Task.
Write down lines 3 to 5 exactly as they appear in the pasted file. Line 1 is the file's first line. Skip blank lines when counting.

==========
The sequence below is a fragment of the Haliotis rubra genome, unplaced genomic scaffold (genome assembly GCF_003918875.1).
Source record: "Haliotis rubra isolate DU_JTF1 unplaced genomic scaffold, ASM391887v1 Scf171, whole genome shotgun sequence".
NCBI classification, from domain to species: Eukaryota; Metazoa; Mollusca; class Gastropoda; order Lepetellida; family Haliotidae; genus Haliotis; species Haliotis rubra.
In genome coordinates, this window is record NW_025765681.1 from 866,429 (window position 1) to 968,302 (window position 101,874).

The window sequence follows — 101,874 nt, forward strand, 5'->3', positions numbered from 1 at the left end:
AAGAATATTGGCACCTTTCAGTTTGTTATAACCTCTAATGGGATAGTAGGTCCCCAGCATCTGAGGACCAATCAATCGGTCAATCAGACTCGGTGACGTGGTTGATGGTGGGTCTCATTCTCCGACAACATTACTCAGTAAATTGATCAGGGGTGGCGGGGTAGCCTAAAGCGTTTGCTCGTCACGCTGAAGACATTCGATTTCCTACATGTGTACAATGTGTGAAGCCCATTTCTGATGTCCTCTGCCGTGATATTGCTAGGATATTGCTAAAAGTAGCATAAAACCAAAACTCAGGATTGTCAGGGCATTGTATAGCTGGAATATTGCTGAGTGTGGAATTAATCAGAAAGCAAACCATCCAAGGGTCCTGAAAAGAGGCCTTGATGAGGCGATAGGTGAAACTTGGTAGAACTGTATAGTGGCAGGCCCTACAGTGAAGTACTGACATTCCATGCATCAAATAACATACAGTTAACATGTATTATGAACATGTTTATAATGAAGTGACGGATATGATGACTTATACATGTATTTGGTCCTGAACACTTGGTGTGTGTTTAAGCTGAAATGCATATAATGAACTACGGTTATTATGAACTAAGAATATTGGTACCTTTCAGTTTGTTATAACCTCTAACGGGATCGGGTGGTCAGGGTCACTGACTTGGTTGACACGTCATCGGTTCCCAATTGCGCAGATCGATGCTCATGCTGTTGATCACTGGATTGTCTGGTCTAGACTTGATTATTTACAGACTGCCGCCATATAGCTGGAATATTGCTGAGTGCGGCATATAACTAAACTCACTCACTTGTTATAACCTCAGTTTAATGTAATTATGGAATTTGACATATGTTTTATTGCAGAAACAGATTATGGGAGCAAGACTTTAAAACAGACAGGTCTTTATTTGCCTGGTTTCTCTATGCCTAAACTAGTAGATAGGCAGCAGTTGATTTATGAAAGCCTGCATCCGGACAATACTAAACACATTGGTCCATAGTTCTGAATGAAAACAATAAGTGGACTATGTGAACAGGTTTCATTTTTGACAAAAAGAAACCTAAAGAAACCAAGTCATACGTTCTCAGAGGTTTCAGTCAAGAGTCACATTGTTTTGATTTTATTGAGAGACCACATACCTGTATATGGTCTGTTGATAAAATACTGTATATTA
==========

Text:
NCBI classification, from domain to species: Eukaryota; Metazoa; Mollusca; class Gastropoda; order Lepetellida; family Haliotidae; genus Haliotis; species Haliotis rubra.
In genome coordinates, this window is record NW_025765681.1 from 866,429 (window position 1) to 968,302 (window position 101,874).

The window sequence follows — 101,874 nt, forward strand, 5'->3', positions numbered from 1 at the left end: